“You will know them by their deeds….you can tell a tree by its fruit.” (Matthew 7:16, 20)

In Christ’s Love,

Alice

Doug Lawrence adds: It’s interesting that you mention Michael Voris, since neither Alice or I rate Real Catholic TV as a “dangerous” site. Respectfully critical perhaps … but certainly not outside the bounds of Canon 212 … and always faithful to the Magisterium.

We also have a link to Real Catholic TV on our site. (Depending on your screen resolution, links appear alphabetically, either to the right of, or just below the main content window.)

As you probably know, during the last six months we’ve sponsored and promoted two different personal appearances by Michael Voris, in the Chicago area. The last one was an all-day “Majesty of the Faith” program, and it was great!

You really ought to see/hear him in person, if you get the chance.

Of course, certain Catholic bishops and/or their diocesan staff members have been known to have opinions to the contrary … but there’s not too much we can do about that.

More about Michael Voris and Real Catholic TV

Click here to see all of Alice’s other columns

Remnant Catholic Newspaper: No blessed or sainted Pope in Church history has a legacy as troubling as that of John Paul II.

The impending beatification of Pope John Paul II on May 1, 2011 has aroused serious concern among not a few Catholics around the world, who are concerned about the condition of the Church and the scandals that have afflicted her in recent years—scandals that prompted the future Benedict XVI to exclaim on Good Friday 2005: “How much filth there is in the Church, even among those who, in the priesthood, should belong entirely to Him.” We give voice to our own concern in this public way in keeping with the law of the Church, which provides:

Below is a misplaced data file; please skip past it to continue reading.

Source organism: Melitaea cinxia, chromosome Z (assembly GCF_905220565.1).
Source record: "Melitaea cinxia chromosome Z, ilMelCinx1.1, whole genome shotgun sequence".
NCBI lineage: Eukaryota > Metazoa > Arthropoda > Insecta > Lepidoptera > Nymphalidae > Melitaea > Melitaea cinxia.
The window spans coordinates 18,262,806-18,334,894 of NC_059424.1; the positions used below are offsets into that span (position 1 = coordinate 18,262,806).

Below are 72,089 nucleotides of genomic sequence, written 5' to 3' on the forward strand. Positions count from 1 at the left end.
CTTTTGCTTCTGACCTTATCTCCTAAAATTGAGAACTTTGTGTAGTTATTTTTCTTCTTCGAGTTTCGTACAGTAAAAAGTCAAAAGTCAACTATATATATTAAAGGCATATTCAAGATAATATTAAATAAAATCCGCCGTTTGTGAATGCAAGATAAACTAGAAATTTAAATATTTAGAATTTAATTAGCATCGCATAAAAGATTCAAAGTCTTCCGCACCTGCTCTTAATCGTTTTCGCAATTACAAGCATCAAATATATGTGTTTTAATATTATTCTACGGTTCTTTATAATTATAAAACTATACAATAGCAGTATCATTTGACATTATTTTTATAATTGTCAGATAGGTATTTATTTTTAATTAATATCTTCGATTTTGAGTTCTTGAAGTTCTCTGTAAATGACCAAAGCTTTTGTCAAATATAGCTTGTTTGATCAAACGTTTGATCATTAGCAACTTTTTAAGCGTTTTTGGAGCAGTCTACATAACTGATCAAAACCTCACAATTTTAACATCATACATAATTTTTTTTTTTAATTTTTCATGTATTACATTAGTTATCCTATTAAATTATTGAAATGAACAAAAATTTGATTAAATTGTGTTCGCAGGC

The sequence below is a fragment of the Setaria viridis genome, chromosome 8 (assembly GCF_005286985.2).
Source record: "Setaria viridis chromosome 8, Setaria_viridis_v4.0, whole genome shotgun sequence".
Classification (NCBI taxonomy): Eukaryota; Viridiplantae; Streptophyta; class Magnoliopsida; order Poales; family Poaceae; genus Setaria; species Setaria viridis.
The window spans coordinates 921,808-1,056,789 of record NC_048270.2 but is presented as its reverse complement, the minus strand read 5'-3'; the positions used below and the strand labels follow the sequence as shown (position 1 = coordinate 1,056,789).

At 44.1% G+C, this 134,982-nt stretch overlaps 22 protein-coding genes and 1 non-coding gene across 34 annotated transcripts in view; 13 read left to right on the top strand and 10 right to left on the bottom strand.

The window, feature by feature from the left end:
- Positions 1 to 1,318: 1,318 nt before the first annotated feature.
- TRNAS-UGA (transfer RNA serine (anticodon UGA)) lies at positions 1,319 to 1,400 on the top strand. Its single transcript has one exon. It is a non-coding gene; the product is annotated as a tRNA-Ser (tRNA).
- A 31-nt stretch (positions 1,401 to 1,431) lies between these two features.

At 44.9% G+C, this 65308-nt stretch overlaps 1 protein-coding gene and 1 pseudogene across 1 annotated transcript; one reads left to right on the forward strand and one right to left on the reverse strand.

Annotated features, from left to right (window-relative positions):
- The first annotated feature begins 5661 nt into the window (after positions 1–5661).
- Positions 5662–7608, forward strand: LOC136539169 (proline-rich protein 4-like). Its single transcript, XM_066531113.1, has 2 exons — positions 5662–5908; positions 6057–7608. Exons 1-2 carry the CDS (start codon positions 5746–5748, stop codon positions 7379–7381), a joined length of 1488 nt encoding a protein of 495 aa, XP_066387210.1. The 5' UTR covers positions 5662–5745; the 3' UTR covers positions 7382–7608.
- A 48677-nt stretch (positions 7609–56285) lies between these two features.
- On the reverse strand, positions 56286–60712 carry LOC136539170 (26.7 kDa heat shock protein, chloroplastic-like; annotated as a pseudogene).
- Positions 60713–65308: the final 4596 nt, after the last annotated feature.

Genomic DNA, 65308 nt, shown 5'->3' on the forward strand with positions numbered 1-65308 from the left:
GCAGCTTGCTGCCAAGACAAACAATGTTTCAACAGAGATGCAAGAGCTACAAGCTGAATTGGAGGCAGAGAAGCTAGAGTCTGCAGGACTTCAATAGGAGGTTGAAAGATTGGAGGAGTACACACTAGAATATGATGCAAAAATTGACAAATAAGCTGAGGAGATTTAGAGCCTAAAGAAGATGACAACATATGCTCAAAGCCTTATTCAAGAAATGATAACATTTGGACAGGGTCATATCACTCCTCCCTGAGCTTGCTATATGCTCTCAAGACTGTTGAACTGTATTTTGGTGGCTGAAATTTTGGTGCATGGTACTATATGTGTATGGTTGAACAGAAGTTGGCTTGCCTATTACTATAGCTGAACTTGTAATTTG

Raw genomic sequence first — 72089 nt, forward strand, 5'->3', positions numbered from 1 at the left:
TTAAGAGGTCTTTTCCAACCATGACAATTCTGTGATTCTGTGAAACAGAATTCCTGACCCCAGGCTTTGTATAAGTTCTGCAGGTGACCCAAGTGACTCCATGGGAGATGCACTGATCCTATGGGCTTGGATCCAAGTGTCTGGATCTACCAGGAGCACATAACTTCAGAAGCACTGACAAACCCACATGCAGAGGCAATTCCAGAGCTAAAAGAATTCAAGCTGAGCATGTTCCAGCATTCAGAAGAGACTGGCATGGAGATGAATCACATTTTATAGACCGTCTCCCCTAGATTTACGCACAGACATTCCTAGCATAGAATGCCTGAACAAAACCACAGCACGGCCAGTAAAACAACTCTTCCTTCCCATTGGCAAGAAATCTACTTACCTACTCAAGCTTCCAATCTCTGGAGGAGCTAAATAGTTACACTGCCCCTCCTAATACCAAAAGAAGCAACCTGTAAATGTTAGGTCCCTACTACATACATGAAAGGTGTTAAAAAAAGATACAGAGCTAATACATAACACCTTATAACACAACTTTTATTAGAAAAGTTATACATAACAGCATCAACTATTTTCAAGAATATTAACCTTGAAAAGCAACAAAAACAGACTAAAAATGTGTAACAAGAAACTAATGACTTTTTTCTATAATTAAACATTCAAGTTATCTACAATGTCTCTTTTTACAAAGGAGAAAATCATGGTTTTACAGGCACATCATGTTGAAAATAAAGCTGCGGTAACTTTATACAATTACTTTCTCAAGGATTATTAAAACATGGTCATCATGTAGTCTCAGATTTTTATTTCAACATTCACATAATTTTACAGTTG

In accord with the knowledge, competence and preeminence which they possess, the Christian faithful have the right and even at times a duty to manifest to the sacred pastors their opinion on matters which pertain to the good of the Church, and they have a right to make their opinion known to the other Christian faithful, with due regard for the integrity of faith and morals and reverence towards their pastors, and with consideration for the common good and the dignity of persons. [CIC (1983), Can. 212, § 3.]

We are compelled by what we believe in conscience to be the common good of the Church to express our reservations concerning this beatification. We do so on the following grounds, among others that could be brought forth.

(Thanks to Matt C. Abbott)